A few questions on Julia's missing values, and how they compare to Python and R

I have read a lot about how Julia handles missing values:

but what’s still not clear to me is the differences (and pros and cons) vs how Python and R treat them. Could someone help a total newbie to Julia shed some light?

  1. A big bugbear of mine used to be that pandas doesn’t support nullable ints, only nullable floats. This has now been addressed, but is not ideal as it has introduced differences between pandas.na and numpy.nan Is there any comparable confusion in Julia?

  2. Another bugbear used to be that pandas would remove records in groupbys, if grouping by a null variable. Say the field “city” contains “New York” 5 times and then 3 null records, then a count by city would show only “New York: 5”. This has been addressed in pandas with the dropna argument, but maybe not in R (not sure). How does Julia do it?

  3. What are the advantages of having a ‘missing’ which is different from nan? is it that it lets you distinguish between data which is missing (e.g. not collected, not known at all) vs data which is the result of an incorrect calculation? Or is there something else?

  4. Can you think of any other meaningful differences among the 3 languages when it comes to missing values?

I think Julia has missing because it works with any type, and generic algorithms are very important in Julia. NaN, e.g. is a special float value, and not every data type has something like this. Float64 has a couple of “unused” bit patterns, and R uses one of them as NA. But integers don’t have that, every bit pattern is a valid integer, so R just uses the largest negative one as NA, thinking the users care more about the convenience of having NA than having the full integer range available. But you see that such approaches are a bit “hacky” and more geared towards convenience than correctness or following standards. For every type where you want to support NA, you have to come up with some non-standard interpretation of a special value of that type. In Julia, arrays where missing values can appear are always typed Vector{Union{Missing, SomeType}}, and whether or not something is missing is stored in a separate vector. This way it works with any type, but it also increases memory use a bit. It’s a tradeoff in that regard. But if you have a Vector{Int} in Julia, you know that there can’t possibly be a missing value in there, while in R you have to check. So that might be a speed disadvantage for R in some scenarios.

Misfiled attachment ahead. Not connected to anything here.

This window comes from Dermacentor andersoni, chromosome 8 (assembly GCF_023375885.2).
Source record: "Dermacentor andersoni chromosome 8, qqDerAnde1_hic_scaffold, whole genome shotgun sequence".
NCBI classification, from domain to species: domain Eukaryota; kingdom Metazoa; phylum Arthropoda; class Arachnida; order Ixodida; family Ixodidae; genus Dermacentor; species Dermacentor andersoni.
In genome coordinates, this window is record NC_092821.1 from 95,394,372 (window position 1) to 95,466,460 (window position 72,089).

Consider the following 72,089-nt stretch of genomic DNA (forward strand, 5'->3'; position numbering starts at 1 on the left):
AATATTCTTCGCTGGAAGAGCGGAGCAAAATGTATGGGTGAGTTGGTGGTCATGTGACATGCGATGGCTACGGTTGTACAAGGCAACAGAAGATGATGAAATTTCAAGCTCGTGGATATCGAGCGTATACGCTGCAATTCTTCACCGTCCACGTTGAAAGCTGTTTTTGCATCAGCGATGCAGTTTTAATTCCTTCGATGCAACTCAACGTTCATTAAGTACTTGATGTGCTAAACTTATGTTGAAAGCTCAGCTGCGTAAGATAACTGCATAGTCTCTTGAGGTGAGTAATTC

Using NaN for missing means that you’ve ceded all control over the semantics of your missing value system to the existing semantics of floating point numbers. That’s why (1) occurred in Pandas – they had to coerce ints to floating point to make use of NaN’s since they had committed to floating point as a core part of their representation of missing values. But R also reused parts of the NaN bitspace to represent NA and that bit them once Apple built its own chips: Will R Work on Apple Silicon? - The R Blog

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To your points (1) and (2):

  1. There is definitely potential for this type of confusion as it is easy and packages are free to define their own missing-like type. In practice, I never encounter problems - missing is the de facto standard used in most places. The exception to this is probably the Queryverse, which I think has a different way of representing missings.

  2. Again this could depend on packages used, but I would say the de-factor standard comparator to pandas here would be DataFrames, where you get:

julia> using DataFrames

julia> df = DataFrame(a = ["NY", "NY", "NY", missing, missing], b = rand(5));

julia> combine(groupby(df, :a), nrow, :b => sum)
2×3 DataFrame
 Row │ a        nrow   b_sum   
     │ String?  Int64  Float64 
   1 │ NY           3  1.31219
   2 │ missing      2  1.7638
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